Children's Literature - Marilyn Courtot
Peter Chang is filled with dread, he has to spend the summer with his dour Great Aunt in Chinatown. Then he discovers a dilapidated dragon in a shop and asks his Great Aunt to buy it with a promise that he will clean it up. So begins Peter's adventures in Chinatown where he enlists the help of residents and trades his services running errands to restore the ten-man dragon to its former splendor. The story ends with Peter and his new friends enjoying a farewell dinner that is interrupted by the "last dragon" parading through the crowded restaurant and out into the streets.
Children's Literature - Susie Wilde
Peter Chang learns much about culture and community when he barters his skills with people in Chinatown who help him refurbish the last dragon.
School Library Journal - School Library Journal
K-Gr 4-When Peter Chang's parents send him to Chinatown for the summer to stay with his great aunt, he feels alienated and homesick-until he discovers a worn-out dragon, large enough for 10 men to carry, crammed in a shop window. His aunt reluctantly agrees to let him take it home, and he embarks on a summer-long quest to restore the wrecked bundle of silk and wood to its former glory. He involves many others in the project: the tailor, Great Aunt's mahjongg friends, the kitemaker, the herbalist, an artist, and, at last, the Buddhist priest, all of whom are touched by Peter's determination. Watercolor paintings, reminiscent of Ted Lewin's work, lovingly depict in glorious and enticing detail a close-knit Cantonese community in an unnamed big-city Chinatown. Expressions and gestures vividly convey each character's emotion as Peter wins the adults over to his cause. His anxiety and joy, along with the affection and excitement of his elders as the dragon comes to life, light up the book. The well-written text, as substantial as the artwork in specific and authentic detail, draws readers into Peter's new world. A welcome story about contemporary Chinese American life.-Margaret A. Chang, North Adams State College, MA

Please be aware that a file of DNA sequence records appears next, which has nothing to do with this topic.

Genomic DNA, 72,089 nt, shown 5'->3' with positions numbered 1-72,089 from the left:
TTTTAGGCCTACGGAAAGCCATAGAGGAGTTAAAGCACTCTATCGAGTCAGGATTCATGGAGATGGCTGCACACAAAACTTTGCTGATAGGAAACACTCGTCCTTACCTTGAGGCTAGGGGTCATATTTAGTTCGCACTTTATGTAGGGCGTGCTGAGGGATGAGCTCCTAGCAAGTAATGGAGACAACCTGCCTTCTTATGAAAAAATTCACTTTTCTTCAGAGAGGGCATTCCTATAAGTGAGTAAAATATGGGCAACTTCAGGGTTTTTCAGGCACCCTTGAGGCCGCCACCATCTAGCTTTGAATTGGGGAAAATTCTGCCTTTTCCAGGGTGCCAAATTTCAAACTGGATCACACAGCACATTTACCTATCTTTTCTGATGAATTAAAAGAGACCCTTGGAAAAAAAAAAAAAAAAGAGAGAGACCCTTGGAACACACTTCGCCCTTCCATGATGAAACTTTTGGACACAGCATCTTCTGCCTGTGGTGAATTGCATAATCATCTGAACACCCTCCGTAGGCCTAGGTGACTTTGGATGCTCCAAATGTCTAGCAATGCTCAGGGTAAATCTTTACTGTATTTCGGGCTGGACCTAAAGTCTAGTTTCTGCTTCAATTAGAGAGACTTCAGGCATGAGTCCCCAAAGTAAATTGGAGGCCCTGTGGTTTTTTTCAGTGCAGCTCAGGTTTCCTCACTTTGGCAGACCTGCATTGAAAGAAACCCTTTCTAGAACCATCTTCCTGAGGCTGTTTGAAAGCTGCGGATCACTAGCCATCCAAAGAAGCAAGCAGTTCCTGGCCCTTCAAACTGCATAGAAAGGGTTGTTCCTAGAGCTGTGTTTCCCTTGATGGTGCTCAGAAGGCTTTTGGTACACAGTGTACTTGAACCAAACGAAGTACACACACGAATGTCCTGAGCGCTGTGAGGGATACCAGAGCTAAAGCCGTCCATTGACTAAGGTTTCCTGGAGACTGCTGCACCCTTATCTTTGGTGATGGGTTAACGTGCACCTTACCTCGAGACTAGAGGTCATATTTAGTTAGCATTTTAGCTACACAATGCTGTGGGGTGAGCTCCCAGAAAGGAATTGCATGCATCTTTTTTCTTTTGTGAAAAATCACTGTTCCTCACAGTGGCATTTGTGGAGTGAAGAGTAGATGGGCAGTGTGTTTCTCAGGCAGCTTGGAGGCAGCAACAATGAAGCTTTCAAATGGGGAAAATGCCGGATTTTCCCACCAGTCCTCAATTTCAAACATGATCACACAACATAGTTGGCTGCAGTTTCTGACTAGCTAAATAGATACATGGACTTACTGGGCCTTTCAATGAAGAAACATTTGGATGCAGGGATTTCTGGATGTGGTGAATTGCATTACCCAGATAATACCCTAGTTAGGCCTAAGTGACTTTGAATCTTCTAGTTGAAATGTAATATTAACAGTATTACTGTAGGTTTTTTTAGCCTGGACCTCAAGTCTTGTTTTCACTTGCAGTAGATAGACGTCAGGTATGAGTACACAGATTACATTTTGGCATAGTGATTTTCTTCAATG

Although this story features a little boy, its main character is really a Chinese American community. Peter is not happy about spending his summer in Chinatown with his great-aunt. But his feelings begin to change when he spots an old, 10-man dragon in a shop window. With the help of his great-aunt, he acquires the dragon and sets out to repair it. Friends and shopkeepers are enlisted in the task. Mr. Pong the tailor agrees to sew up holes in exchange for Peter running errands; Miss Chiao the kitemaker fixes the tail; and his great-aunt's mah-jongg group gilds the dragon's horns. In the course of making the dragon new again, Peter learns about the people and shops of Chinatown as well as the traditions of his culture. Nunes' text builds to a satisfying conclusion, although it makes an occasional abrupt shift along the way. The expansive watercolor illustrations are warm, colorful, and full of details unique to Chinatown. An endnote provides information on Chinese dragon lore.